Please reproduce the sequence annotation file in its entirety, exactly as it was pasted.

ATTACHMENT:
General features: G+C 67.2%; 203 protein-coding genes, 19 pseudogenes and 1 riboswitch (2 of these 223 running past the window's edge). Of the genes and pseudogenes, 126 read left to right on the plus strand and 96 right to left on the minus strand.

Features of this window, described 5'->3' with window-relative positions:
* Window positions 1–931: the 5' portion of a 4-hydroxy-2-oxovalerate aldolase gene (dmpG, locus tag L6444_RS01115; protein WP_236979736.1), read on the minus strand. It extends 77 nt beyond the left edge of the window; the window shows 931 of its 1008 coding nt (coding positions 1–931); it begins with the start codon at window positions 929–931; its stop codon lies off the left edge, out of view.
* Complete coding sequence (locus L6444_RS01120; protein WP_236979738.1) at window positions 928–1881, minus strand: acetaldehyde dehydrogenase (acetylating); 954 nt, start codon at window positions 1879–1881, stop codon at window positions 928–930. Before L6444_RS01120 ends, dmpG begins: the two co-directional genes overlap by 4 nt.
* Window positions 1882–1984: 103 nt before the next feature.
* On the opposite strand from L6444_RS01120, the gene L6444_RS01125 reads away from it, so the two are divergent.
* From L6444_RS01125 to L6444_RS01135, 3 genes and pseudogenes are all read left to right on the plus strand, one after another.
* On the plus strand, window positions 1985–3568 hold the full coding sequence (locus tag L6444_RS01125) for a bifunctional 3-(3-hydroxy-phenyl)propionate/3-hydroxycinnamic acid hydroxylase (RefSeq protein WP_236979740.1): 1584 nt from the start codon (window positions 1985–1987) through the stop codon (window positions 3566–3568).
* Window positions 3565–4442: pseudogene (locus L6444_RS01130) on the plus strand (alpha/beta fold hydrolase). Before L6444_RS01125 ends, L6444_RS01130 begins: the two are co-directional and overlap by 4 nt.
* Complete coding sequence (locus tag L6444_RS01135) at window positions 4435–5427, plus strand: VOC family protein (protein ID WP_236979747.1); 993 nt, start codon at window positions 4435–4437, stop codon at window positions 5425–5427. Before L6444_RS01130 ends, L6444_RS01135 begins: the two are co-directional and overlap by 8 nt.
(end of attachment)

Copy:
General features: G+C 67.2%; 203 protein-coding genes, 19 pseudogenes and 1 riboswitch (2 of these 223 running past the window's edge). Of the genes and pseudogenes, 126 read left to right on the plus strand and 96 right to left on the minus strand.

Features of this window, described 5'->3' with window-relative positions:
* Window positions 1–931: the 5' portion of a 4-hydroxy-2-oxovalerate aldolase gene (dmpG, locus tag L6444_RS01115; protein WP_236979736.1), read on the minus strand. It extends 77 nt beyond the left edge of the window; the window shows 931 of its 1008 coding nt (coding positions 1–931); it begins with the start codon at window positions 929–931; its stop codon lies off the left edge, out of view.
* Complete coding sequence (locus L6444_RS01120; protein WP_236979738.1) at window positions 928–1881, minus strand: acetaldehyde dehydrogenase (acetylating); 954 nt, start codon at window positions 1879–1881, stop codon at window positions 928–930. Before L6444_RS01120 ends, dmpG begins: the two co-directional genes overlap by 4 nt.
* Window positions 1882–1984: 103 nt before the next feature.
* On the opposite strand from L6444_RS01120, the gene L6444_RS01125 reads away from it, so the two are divergent.
* From L6444_RS01125 to L6444_RS01135, 3 genes and pseudogenes are all read left to right on the plus strand, one after another.
* On the plus strand, window positions 1985–3568 hold the full coding sequence (locus tag L6444_RS01125) for a bifunctional 3-(3-hydroxy-phenyl)propionate/3-hydroxycinnamic acid hydroxylase (RefSeq protein WP_236979740.1): 1584 nt from the start codon (window positions 1985–1987) through the stop codon (window positions 3566–3568).
* Window positions 3565–4442: pseudogene (locus L6444_RS01130) on the plus strand (alpha/beta fold hydrolase). Before L6444_RS01125 ends, L6444_RS01130 begins: the two are co-directional and overlap by 4 nt.
* Complete coding sequence (locus tag L6444_RS01135) at window positions 4435–5427, plus strand: VOC family protein (protein ID WP_236979747.1); 993 nt, start codon at window positions 4435–4437, stop codon at window positions 5425–5427. Before L6444_RS01130 ends, L6444_RS01135 begins: the two are co-directional and overlap by 8 nt.